2008 World Series: Night of the Hunters

There are a number of stock phrases one can use to describe the progression of a poker player through a major tournament. "Going deep" works well for a "big stack", "scratching the felt" is suitably evocative to describe a player "on life support". At this stage, however, with at least four days left until the final table is decided, most players would settle for being "in the hunt".

This is one of the more convenient leads I'll ever write to a post about a couple of PokerStars qualifiers. Very much "in the hunt" at this stage -- "leading the charge", some might say -- are Kellen Hunter, from Minot, North Dakota, and Hunter Fray, from Houston, Texas. Sometime towards the end of the first level today, level six overall, an updated chip count came our way that featured the two Hunters at the very top. Hunters in the hunt. Neat.

Hunter Frey

Kellen Hunter

At that stage, they were two of only three players through the 200,000 mark -- 100 times more than they started with, which is not at all bad for a day and a half's work. And when I dropped by Frey's table sometime into level eight, he was in the mid 300,000s, and had the roving ESPN crews buzzing around him. That's the kind of attention usually reserved for the tournament chip leader, a role he currently occupies by some measure.

Kellen Hunter hasn't accelerated at quite this breakneck pace, but at a similar time, he still sat with more than 200,000, which is more than about 760 of the 774 remaining in the field. Considering anyone sitting with more than about 50,000 is still very well placed to make a run at this, Kellen cannot complain at all. And he isn't. In fact, he's sitting comfortably on a new table in the blue section of the Amazon Room, after his original table was broken. He's adjacent to PokerStars sponsored player Alexander Kravchenko, and has a similar silent yet deadly table image.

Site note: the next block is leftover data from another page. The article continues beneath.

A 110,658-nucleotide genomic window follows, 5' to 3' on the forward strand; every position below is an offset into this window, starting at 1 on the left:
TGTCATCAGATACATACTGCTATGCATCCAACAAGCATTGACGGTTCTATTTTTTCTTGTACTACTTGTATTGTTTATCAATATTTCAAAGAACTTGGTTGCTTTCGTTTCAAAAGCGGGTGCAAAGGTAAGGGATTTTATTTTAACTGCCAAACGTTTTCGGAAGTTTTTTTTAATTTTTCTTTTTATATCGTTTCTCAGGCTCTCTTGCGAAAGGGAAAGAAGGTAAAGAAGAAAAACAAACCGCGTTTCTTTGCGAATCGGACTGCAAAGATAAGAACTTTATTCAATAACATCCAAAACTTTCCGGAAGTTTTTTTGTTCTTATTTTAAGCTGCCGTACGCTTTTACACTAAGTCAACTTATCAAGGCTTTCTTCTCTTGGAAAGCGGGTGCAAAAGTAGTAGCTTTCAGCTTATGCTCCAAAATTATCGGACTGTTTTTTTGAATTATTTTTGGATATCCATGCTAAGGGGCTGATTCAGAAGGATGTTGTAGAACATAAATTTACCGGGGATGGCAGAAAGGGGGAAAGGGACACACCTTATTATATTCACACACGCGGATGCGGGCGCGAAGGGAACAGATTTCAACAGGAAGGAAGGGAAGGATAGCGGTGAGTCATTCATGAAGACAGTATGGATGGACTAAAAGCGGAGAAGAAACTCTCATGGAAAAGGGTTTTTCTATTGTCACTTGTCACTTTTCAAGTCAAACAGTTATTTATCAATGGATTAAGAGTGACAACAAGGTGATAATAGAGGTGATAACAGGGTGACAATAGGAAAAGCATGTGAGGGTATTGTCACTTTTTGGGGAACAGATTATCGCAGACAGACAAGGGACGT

Shattering either Hunter's concentration during these stages seemed like a churlish thing to do, so we haven't yet managed to get the tournament story in their own words. But we'll continue to monitor them from a safe distance, out of range of arrow, bullet, fangs and claws, or whatever else these hunters use to accumulate all those chips. Maybe we'll rest up in the lodge later, beneath the trophies mounted on the wall, and talk about the newest acquisition: the World Series bracelet.

Tournament update: Team PokerStars Pro has lost its first player of the day. Victoria Coren couldn't get things going today, found jacks and moved in, but ran into aces. That was that. Barry Greenstein has also been perilously low at times, but is clinging on thanks to a series of nice double ups. Noah Boeken also vaulted up the leaderboard when he managed to double his 40,000-odd with a hand that the roars around his table might suggest was of the suckout variety. Either way, Boeken is back the healthy side of 90,000.